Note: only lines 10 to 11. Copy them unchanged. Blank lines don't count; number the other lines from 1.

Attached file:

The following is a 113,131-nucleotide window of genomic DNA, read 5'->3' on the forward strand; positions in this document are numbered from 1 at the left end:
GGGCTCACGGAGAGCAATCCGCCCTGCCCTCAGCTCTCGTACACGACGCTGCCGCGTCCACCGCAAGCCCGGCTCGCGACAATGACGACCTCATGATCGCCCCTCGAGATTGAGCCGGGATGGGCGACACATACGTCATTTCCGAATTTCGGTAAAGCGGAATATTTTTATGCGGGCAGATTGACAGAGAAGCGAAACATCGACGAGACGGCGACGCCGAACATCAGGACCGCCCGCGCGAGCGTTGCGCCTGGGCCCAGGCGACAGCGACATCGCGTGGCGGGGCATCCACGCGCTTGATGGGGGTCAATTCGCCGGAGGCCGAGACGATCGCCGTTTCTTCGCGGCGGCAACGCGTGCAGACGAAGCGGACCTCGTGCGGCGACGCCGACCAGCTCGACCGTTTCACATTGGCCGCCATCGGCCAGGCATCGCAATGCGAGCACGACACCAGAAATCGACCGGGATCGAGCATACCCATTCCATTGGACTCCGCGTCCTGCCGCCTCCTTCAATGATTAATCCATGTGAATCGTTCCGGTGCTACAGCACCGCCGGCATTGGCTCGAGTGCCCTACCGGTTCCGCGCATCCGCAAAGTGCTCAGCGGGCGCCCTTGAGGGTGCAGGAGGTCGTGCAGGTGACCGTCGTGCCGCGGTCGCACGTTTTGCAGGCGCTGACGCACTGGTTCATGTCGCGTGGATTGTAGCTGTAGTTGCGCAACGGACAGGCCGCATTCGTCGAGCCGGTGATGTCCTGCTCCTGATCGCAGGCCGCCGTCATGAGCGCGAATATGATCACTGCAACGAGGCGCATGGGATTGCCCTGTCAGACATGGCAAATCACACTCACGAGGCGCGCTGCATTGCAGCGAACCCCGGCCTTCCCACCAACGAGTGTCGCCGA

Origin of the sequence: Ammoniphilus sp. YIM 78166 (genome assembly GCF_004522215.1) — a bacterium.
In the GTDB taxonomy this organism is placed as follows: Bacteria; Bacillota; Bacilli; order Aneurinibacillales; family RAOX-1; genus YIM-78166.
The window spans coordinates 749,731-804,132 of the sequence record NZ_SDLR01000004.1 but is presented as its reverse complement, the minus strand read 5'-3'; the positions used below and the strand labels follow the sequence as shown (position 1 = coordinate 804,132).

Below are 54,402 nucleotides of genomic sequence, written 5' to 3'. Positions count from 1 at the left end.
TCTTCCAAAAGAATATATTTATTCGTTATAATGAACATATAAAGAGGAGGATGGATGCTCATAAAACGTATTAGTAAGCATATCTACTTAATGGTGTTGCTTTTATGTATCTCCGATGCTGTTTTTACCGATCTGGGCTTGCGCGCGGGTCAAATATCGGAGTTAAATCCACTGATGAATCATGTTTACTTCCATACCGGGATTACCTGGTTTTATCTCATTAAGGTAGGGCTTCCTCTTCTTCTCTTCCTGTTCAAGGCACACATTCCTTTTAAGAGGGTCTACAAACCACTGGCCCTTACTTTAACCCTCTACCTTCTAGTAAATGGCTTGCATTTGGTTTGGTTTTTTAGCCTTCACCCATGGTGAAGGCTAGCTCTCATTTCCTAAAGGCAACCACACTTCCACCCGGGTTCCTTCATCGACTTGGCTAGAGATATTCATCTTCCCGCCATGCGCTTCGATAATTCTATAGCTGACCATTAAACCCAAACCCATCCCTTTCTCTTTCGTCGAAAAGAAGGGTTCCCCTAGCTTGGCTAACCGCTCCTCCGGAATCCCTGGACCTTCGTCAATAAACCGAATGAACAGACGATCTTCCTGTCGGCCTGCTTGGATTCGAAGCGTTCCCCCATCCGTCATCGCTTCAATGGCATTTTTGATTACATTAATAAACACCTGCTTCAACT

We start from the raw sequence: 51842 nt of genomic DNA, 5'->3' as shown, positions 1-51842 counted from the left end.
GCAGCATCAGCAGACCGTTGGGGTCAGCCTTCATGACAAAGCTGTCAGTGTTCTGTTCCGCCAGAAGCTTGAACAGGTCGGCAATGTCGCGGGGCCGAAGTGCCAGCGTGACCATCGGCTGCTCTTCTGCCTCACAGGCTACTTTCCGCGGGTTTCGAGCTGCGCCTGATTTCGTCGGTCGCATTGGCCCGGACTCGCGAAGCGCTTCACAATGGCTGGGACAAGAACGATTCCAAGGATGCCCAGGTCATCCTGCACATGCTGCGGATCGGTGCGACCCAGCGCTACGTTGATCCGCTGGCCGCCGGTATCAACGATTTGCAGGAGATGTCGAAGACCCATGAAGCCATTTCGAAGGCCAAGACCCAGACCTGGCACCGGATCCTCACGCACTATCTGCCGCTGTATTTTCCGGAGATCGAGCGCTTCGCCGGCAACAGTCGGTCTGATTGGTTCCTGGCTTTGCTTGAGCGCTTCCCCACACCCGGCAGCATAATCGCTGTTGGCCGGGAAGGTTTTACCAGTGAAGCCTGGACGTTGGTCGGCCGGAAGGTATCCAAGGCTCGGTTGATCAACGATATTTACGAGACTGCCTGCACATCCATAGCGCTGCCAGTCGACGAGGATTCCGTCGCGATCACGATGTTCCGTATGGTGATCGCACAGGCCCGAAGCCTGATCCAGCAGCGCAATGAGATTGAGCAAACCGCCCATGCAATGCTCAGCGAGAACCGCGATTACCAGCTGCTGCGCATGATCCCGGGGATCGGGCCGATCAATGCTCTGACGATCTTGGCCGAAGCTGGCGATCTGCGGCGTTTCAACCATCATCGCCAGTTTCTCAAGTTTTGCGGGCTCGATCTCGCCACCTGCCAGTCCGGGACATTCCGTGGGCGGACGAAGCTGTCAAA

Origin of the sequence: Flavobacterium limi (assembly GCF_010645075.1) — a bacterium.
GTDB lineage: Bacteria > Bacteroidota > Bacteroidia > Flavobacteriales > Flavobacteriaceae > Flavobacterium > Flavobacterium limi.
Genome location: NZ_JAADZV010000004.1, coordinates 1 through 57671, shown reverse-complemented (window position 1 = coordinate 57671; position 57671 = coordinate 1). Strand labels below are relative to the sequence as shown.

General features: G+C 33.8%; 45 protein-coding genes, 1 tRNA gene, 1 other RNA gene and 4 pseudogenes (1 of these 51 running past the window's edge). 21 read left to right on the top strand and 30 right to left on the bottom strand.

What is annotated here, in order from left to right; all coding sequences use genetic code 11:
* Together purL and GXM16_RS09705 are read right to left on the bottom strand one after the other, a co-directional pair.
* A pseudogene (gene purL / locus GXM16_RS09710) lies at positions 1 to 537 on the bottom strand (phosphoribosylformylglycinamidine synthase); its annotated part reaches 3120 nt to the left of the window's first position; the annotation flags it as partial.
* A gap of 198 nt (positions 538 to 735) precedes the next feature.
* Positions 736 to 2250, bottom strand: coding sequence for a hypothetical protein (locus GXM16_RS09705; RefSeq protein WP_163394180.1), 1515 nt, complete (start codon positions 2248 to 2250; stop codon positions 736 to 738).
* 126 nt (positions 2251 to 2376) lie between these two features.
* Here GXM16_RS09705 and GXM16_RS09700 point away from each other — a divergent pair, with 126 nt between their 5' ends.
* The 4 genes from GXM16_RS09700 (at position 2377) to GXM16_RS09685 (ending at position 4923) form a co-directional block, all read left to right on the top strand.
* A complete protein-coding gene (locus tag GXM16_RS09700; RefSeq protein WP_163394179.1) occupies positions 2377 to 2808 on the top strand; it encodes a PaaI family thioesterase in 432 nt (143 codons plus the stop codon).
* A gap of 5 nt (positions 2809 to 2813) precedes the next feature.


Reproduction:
Origin of the sequence: Flavobacterium limi (assembly GCF_010645075.1) — a bacterium.
GTDB lineage: Bacteria > Bacteroidota > Bacteroidia > Flavobacteriales > Flavobacteriaceae > Flavobacterium > Flavobacterium limi.